The Importance of HTTPS

People have been preaching about the importance of https for a long time now. However, it seems that many libraries and library vendors haven’t yet got the message. I decided to add my voice to the mix to argue for the importance of https from a public library perspective. We need to ensure that our websites, library catalogs, and ILS’s are all running on https, and we need encourage vendors to use https for all their services as well.

So what is https? The Hyper Text Transfer Protocol (http) is a protocol that is used to deliver all of the web content you see today. When you type in a website’s address, it starts with http://. This tells your browser to use this protocol to interpret the results. There are other protocols that computers use for other things, such as the File Transfer Protocol (ftp) which is used for uploading and downloading files, but for rendering webpages we use http. Unfortunately http does not include many security features for privacy and authentication which are critical to using the modern internet. Https addresses those concerns. It provides a degree of privacy by encrypting your connection and allows for authentication to ensure that you really are connected to who you think you are. Both of these functions are important, but for different reasons.

Encryption means that anyone snooping can’t see what you are doing on a site. They can still see that you are connected to a site, but not what page you’re on. They can tell how long you are spending there, but not read anything that you send to the site. Obviously, this means they can still discover a lot of information, but it does provide critical privacy. Think of some things that you send to a website which you might want to be private. Maybe you’re on Amazon, and you want to buy some shoes. You may not care that someone snooping can see that you’re shoe shopping (they wouldn’t be able to see that with https btw), but you might really not want them to be able to see your credit card number, or your username and password, or maybe even your shipping address. To put it simply, any site with any kind of login pages or that handles any kind of sensitive information should be using https. This is not optional. However, https is important even for sites that you don’t login to. This is because of the second property of https. That is authentication.

Authentication tells you that the website that you are connected to is actually the website you intended to connect to. This keeps malicious actors from pretending to be a site to steal your information, or give you false or bad information. Imagine a scenario where someone wants to keep a people from voting, so they impersonate a government website to put up wrong times or locations for voting. Or someone wants your gmail login so they send you a link to a site that looks just like gmail and asks you to login. It will probably even say gmail in the address bar, but in fact it is their website and when you put in your password, you just sent it to them rather than Google. These scenarios can be prevented by https. Your web browser will warn you if the site that you are on doesn’t match the site that the certificate was issued to as long as you are connected using https. If it is a simple http connection, there is no authentication at all.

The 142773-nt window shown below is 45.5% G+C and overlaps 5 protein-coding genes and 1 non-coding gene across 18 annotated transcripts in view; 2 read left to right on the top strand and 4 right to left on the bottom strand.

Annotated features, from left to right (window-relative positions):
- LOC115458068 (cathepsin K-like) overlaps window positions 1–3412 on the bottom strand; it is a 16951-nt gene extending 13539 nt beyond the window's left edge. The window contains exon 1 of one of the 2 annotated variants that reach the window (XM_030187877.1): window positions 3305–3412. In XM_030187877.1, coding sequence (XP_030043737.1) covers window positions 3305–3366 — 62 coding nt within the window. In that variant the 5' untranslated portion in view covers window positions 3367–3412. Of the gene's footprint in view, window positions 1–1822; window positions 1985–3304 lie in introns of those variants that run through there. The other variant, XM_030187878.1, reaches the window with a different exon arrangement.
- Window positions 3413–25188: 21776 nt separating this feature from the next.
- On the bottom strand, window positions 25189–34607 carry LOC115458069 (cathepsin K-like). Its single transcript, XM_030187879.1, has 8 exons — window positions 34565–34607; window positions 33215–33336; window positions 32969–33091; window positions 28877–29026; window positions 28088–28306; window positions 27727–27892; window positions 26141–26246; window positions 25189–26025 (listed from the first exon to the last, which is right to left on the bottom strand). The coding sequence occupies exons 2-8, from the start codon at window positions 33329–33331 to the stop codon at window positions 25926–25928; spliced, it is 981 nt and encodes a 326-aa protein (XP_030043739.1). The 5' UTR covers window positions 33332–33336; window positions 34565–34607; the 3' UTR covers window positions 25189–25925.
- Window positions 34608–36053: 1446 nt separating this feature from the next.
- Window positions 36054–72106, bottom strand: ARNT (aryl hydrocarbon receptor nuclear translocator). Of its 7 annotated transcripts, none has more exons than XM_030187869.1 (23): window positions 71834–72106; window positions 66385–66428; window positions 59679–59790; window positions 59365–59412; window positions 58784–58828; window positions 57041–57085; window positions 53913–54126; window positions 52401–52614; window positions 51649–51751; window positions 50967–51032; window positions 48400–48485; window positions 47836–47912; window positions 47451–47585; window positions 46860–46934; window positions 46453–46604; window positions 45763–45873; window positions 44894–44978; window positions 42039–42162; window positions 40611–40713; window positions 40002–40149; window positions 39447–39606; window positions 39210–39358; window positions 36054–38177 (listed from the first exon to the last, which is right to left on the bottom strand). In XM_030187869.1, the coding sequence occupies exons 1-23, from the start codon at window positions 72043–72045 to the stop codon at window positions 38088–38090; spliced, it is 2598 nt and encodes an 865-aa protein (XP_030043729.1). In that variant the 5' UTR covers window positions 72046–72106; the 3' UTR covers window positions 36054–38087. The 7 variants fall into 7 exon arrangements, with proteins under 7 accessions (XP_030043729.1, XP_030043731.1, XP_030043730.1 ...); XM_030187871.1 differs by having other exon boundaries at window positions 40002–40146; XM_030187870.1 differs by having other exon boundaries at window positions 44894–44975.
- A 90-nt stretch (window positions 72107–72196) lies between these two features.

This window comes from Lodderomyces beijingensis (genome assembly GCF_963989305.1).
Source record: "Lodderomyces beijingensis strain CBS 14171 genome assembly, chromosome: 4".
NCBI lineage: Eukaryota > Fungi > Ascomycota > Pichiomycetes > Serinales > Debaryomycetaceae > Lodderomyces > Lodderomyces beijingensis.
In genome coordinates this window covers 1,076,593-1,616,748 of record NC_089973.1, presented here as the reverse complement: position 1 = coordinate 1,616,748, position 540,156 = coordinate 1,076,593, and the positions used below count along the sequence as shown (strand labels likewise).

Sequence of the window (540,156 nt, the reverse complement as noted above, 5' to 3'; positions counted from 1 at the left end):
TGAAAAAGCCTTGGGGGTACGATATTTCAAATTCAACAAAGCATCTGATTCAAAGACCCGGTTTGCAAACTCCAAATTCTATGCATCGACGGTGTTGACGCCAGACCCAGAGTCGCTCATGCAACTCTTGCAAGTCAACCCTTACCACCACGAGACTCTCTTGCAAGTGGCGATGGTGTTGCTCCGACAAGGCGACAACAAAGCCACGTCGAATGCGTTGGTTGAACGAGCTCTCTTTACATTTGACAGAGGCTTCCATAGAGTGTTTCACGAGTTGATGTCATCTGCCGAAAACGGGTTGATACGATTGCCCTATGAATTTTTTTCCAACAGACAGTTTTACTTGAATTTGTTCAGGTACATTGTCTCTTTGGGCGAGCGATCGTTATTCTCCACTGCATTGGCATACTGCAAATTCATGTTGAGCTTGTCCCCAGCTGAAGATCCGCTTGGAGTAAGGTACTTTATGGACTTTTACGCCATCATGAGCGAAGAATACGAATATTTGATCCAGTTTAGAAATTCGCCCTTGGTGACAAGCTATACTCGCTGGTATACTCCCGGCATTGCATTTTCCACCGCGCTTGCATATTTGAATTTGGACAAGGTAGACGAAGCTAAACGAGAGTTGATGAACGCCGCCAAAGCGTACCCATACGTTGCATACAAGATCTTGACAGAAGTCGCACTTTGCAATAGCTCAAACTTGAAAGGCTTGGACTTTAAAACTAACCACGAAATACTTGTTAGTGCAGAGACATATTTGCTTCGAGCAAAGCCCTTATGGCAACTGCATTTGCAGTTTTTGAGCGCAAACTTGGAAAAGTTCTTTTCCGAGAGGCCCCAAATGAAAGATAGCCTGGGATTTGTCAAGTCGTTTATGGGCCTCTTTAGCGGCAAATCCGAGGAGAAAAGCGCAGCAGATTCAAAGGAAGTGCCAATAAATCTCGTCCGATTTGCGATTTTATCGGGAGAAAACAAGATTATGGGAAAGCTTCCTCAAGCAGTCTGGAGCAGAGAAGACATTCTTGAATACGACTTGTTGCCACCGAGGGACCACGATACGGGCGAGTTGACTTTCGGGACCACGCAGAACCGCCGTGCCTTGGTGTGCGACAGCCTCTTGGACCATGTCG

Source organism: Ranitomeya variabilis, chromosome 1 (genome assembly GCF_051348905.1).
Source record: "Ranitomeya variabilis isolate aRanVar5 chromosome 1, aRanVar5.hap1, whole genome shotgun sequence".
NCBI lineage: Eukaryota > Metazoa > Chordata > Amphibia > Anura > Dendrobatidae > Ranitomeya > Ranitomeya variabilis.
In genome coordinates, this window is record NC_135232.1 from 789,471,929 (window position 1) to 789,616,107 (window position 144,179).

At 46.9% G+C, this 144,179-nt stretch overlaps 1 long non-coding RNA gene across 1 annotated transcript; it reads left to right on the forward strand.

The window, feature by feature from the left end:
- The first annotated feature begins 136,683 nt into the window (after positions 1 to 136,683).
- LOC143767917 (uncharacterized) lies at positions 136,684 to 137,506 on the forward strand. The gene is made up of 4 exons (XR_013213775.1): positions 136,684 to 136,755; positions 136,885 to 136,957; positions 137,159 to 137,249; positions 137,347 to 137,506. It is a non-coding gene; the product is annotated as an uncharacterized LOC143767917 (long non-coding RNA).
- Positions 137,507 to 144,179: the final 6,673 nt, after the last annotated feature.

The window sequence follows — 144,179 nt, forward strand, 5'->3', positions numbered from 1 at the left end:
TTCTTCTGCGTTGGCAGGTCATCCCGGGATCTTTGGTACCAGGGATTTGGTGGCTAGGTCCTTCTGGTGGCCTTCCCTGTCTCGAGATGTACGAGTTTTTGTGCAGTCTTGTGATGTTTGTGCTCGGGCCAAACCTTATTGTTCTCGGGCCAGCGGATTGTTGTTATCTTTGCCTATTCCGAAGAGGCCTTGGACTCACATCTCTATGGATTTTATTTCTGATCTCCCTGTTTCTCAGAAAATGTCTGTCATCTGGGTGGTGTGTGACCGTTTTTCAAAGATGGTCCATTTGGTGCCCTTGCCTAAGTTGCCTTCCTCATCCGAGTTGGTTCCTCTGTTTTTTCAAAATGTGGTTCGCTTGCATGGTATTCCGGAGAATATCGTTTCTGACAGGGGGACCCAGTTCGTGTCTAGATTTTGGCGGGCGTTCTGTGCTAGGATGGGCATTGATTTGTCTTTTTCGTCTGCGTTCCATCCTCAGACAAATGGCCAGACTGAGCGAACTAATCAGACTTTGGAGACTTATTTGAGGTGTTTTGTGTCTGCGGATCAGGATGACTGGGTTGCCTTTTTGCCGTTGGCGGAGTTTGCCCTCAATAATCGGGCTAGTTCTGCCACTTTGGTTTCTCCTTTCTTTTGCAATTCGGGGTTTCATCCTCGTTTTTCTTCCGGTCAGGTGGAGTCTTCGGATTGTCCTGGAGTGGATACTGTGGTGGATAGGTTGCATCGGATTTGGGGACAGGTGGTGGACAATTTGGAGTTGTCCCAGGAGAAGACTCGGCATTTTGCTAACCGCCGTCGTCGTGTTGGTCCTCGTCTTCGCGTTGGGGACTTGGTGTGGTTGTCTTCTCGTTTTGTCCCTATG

If you operate a website, please make sure that it uses https by default. Let’s Encrypt is a free, automated certificate authority. This means that you can get certificates issued free of charge, and frequently Let’s Encrypt can even automatically install them for you. After installing your certificate, test your https setup at ssl labs. This will make sure that everything is setup properly and let you know of any vulnerabilities that you can correct. Here is a recent test of this site:

If you use services from vendors in your library, make sure they are connecting through https. If you don’t, you are putting your patron’s privacy at risk. If the vendor doesn’t offer https, talk to them. Stress its importance and ask when they are planning on implementing it. Vendors to respond to feedback from their customers about what is important to them. If they aren’t responsive, consider moving to a vendor that will take security and privacy more seriously.

Finally in your own browsing, and when teaching patron’s about internet security, pay attention to the little green lock that says a site is secure. Using a browser plugin called https everywhere can force https connections if one is available. You can even set it to only allow encrypted connections. This which will quickly let you know who isn’t using https! This is a plugin that I install on all my computers and on all my patron computers.

Ensuring that web browsers have encryption and authentication will not solve all the security problems on the internet, but it takes care of a lot of the low hanging fruit. It is our responsibility as librarians to help protect our patron’s privacy, but it is also plain common sense to insist on encryption of the internet today.

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